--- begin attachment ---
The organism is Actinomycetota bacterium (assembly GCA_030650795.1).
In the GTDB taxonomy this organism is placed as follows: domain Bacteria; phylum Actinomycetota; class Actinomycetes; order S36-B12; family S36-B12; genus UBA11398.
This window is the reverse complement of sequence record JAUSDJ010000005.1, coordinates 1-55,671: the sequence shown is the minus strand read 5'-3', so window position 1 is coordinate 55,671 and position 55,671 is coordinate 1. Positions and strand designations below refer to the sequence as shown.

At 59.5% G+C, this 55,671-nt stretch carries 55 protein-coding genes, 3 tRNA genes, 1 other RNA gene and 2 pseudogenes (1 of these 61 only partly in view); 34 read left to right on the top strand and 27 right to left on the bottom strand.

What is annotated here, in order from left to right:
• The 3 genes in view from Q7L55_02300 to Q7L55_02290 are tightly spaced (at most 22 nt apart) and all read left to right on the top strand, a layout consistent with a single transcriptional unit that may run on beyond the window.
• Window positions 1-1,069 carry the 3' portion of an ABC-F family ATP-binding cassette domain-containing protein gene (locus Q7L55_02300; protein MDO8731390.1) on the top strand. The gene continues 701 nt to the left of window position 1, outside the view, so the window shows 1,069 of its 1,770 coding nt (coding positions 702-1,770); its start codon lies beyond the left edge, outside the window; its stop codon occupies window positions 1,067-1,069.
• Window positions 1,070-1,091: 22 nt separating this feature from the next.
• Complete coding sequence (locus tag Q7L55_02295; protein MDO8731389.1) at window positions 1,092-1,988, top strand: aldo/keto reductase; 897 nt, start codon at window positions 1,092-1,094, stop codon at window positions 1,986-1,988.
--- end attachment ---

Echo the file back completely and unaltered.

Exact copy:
The organism is Actinomycetota bacterium (assembly GCA_030650795.1).
In the GTDB taxonomy this organism is placed as follows: domain Bacteria; phylum Actinomycetota; class Actinomycetes; order S36-B12; family S36-B12; genus UBA11398.
This window is the reverse complement of sequence record JAUSDJ010000005.1, coordinates 1-55,671: the sequence shown is the minus strand read 5'-3', so window position 1 is coordinate 55,671 and position 55,671 is coordinate 1. Positions and strand designations below refer to the sequence as shown.

At 59.5% G+C, this 55,671-nt stretch carries 55 protein-coding genes, 3 tRNA genes, 1 other RNA gene and 2 pseudogenes (1 of these 61 only partly in view); 34 read left to right on the top strand and 27 right to left on the bottom strand.

What is annotated here, in order from left to right:
• The 3 genes in view from Q7L55_02300 to Q7L55_02290 are tightly spaced (at most 22 nt apart) and all read left to right on the top strand, a layout consistent with a single transcriptional unit that may run on beyond the window.
• Window positions 1-1,069 carry the 3' portion of an ABC-F family ATP-binding cassette domain-containing protein gene (locus Q7L55_02300; protein MDO8731390.1) on the top strand. The gene continues 701 nt to the left of window position 1, outside the view, so the window shows 1,069 of its 1,770 coding nt (coding positions 702-1,770); its start codon lies beyond the left edge, outside the window; its stop codon occupies window positions 1,067-1,069.
• Window positions 1,070-1,091: 22 nt separating this feature from the next.
• Complete coding sequence (locus tag Q7L55_02295; protein MDO8731389.1) at window positions 1,092-1,988, top strand: aldo/keto reductase; 897 nt, start codon at window positions 1,092-1,094, stop codon at window positions 1,986-1,988.